Stocking up for Feminine Hygiene |

I attended a survival course once and we had to make fire the primitive way, while the knowledge was good I was left with one distinct thought: ALWAYS have lighters and/or flints around.  Since then I have stashed lighters everywhere, in vehicles and bags and all around the house.  Sure I might have been exposed to making primitive fire but in no way do I want anything to do with that.

This brings me to the topic of  feminine hygiene and the obvious fact that I am a man and have never personally had to deal with this.  Yet I live with a woman and have discussed with her the best way to “stash lighters” (aka tampons) so that we could avoid having to go back to the old school ways of mitigating the side effects of the menstrual cycle.  Before we continue I will state that I did my research and found some of it very interesting.

3,000 B.C. – 5th century

Historians believe that Ancient Egyptians made tampons out of softened papyrus, while Hippocrates, Father of Medicine, wrote that Ancient Greek women used to make tampons by wrapping bits of wood with lint. Some women were also thought to use sea sponges as tampons (a practice still in use today!).

5th – 15th century

Women use rags as makeshift pads, leading to the term “on the rag” becoming slang for menstruation. During the medieval period there is a lot of religious shame surrounding menstruation. Blood is thought to contain the body’s toxins and excesses, hence the use of bloodletting as a medical practice. Menstrual blood is considered dirty, and some even believe that drinking it will cause leprosy. Another common belief? Burning a toad and wearing its ashes around your neck will ease cramps.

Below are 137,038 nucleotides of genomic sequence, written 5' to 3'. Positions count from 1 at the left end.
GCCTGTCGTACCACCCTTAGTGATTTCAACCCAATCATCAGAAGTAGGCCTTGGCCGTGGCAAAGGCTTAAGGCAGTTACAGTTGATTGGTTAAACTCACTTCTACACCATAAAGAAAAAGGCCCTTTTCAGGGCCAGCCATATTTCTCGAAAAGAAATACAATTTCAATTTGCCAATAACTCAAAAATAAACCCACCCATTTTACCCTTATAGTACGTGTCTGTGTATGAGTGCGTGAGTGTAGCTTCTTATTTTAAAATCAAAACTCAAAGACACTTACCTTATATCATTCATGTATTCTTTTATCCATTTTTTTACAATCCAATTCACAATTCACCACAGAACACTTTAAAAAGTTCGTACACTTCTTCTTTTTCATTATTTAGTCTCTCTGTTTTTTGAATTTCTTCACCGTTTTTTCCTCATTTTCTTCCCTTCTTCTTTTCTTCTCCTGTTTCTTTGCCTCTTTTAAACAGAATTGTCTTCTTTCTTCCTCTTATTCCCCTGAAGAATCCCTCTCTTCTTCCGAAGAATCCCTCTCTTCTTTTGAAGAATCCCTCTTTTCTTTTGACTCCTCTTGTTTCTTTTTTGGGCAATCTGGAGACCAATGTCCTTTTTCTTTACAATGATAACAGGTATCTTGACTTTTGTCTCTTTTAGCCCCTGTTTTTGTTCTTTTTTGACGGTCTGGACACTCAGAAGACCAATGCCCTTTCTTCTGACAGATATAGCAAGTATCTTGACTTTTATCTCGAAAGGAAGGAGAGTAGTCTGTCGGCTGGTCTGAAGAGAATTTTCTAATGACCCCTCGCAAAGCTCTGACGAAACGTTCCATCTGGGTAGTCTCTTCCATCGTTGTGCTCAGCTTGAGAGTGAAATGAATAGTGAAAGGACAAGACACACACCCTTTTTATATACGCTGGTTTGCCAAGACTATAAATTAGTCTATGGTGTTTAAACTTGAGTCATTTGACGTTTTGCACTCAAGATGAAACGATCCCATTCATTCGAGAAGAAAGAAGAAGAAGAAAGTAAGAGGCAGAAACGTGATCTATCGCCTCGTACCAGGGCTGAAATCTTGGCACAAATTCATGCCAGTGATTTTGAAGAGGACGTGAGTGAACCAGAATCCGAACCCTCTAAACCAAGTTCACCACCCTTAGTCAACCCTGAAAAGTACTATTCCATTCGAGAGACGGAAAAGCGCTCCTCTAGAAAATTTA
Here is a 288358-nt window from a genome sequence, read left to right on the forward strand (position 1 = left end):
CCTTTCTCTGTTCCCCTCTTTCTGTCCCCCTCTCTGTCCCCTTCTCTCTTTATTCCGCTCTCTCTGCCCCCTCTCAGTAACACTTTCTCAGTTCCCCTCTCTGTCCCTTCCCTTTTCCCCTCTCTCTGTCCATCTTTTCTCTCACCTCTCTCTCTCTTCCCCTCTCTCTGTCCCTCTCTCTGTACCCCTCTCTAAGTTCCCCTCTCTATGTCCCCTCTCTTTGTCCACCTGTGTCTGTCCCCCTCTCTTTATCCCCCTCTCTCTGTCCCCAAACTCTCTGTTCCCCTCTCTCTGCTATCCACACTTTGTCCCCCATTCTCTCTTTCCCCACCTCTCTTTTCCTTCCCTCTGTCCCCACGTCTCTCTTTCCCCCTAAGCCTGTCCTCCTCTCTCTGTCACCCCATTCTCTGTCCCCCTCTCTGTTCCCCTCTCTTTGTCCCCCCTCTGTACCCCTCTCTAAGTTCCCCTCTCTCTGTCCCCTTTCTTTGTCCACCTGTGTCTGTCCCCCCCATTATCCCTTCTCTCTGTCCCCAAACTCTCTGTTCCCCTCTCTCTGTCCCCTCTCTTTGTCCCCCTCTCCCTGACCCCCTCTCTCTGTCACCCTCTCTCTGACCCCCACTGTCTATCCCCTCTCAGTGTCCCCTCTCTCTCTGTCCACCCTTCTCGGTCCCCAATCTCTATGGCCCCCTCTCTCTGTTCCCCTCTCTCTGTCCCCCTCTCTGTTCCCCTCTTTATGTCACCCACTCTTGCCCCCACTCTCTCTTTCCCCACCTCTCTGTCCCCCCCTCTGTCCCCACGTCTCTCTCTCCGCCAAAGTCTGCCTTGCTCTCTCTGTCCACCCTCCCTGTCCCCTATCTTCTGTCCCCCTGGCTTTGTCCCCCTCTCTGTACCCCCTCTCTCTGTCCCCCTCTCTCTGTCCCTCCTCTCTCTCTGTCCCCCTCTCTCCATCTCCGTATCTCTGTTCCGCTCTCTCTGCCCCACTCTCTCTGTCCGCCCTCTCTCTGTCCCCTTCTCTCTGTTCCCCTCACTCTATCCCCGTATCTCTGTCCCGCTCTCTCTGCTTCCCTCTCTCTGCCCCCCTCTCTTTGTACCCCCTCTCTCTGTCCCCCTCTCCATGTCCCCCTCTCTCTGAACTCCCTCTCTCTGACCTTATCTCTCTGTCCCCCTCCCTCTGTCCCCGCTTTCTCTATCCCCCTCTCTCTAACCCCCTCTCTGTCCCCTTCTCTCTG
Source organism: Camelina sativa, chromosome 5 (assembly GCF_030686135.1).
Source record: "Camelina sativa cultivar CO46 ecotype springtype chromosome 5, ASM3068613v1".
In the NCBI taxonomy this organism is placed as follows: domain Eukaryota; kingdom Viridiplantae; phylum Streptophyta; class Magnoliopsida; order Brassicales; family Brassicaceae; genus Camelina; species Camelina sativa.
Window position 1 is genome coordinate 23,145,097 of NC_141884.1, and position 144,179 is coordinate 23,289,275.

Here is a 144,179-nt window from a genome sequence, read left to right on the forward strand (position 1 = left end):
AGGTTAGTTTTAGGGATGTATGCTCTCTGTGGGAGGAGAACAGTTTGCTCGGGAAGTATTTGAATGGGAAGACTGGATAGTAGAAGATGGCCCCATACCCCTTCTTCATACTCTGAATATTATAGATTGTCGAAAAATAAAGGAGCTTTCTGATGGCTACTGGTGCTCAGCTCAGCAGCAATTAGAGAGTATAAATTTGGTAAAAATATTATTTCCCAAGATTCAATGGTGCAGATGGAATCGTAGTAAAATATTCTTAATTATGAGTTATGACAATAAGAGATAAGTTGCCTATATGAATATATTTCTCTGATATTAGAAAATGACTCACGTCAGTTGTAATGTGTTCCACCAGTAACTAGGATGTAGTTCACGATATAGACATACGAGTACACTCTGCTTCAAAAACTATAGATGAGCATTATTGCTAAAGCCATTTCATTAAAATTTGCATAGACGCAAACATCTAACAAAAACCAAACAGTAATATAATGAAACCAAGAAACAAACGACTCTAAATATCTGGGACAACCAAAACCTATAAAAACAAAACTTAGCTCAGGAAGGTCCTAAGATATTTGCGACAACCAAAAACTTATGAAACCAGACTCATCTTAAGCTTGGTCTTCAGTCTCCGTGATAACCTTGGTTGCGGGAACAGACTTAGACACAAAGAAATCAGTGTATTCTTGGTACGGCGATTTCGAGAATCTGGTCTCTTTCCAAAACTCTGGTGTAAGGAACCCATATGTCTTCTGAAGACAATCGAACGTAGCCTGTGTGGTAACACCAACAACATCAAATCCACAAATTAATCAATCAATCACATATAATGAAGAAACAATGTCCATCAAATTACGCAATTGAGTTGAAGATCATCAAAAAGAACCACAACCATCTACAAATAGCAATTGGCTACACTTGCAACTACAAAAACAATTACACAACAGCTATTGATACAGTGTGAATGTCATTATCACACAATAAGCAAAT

The word “period” comes into use as a term for menstruation.


Women pin cotton and flannel into their bloomers when it’s that time of the month. The sanitary apron is invented: a rubber apron with a strip that runs between the legs to prevent blood from getting on women’s skirts and seats. They save furniture from stains, but they are smelly and uncomfortable. Menstrual belts—cloth belts onto which absorbent fabric can be pinned like a pad—come into use in the late 19th century, but aren’t patented until 1922.

I’m sure nobody in the present time wants to deal with those type of circumstances nor the apparent lack of hygiene that went along with it and as such, stockpiling tampons seemed like the right choice.  Before I decided what to purchase I needed to do some simple math and then add 10%, but this involved a question: “So, how many tampons do you go through on a typical cycle?”  I needed to have enough for a year and quite honestly the cost wasn’t overwhelming, Amazon always has the answer and this is her product of choice.

The Bottom Line

I asked my girlfriend what it would be like to go through multiple cycles with nothing but primitive methods and her answer was: “that would be horrible, it would probably stinky and messy and I’d need a lot of showers.”  Enough said, I’m buying way more of these things than we probably need because nobody should be that miserable (when easily avoidable) should T-SHTF occur.


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